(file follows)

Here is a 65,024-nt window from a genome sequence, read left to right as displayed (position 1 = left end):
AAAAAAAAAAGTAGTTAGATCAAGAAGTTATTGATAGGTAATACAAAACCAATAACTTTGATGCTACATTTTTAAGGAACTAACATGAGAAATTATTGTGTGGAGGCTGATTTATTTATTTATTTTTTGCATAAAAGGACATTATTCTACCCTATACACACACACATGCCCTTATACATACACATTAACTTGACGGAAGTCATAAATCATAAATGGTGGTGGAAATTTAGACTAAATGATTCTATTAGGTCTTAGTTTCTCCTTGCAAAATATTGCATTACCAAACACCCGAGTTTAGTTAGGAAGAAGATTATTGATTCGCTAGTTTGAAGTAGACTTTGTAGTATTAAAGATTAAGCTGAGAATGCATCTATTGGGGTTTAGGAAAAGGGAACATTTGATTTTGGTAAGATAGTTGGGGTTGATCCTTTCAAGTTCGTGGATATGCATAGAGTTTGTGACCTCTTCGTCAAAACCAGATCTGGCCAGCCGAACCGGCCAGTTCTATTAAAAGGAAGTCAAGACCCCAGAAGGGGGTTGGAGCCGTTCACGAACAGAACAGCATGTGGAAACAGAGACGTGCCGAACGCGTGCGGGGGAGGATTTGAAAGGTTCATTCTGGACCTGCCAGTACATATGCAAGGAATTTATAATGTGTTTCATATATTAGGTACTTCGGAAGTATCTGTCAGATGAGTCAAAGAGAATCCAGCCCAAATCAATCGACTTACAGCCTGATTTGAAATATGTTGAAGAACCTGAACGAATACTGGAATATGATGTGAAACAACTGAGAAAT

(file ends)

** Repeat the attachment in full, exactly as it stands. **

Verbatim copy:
Here is a 65,024-nt window from a genome sequence, read left to right as displayed (position 1 = left end):
AAAAAAAAAAGTAGTTAGATCAAGAAGTTATTGATAGGTAATACAAAACCAATAACTTTGATGCTACATTTTTAAGGAACTAACATGAGAAATTATTGTGTGGAGGCTGATTTATTTATTTATTTTTTGCATAAAAGGACATTATTCTACCCTATACACACACACATGCCCTTATACATACACATTAACTTGACGGAAGTCATAAATCATAAATGGTGGTGGAAATTTAGACTAAATGATTCTATTAGGTCTTAGTTTCTCCTTGCAAAATATTGCATTACCAAACACCCGAGTTTAGTTAGGAAGAAGATTATTGATTCGCTAGTTTGAAGTAGACTTTGTAGTATTAAAGATTAAGCTGAGAATGCATCTATTGGGGTTTAGGAAAAGGGAACATTTGATTTTGGTAAGATAGTTGGGGTTGATCCTTTCAAGTTCGTGGATATGCATAGAGTTTGTGACCTCTTCGTCAAAACCAGATCTGGCCAGCCGAACCGGCCAGTTCTATTAAAAGGAAGTCAAGACCCCAGAAGGGGGTTGGAGCCGTTCACGAACAGAACAGCATGTGGAAACAGAGACGTGCCGAACGCGTGCGGGGGAGGATTTGAAAGGTTCATTCTGGACCTGCCAGTACATATGCAAGGAATTTATAATGTGTTTCATATATTAGGTACTTCGGAAGTATCTGTCAGATGAGTCAAAGAGAATCCAGCCCAAATCAATCGACTTACAGCCTGATTTGAAATATGTTGAAGAACCTGAACGAATACTGGAATATGATGTGAAACAACTGAGAAAT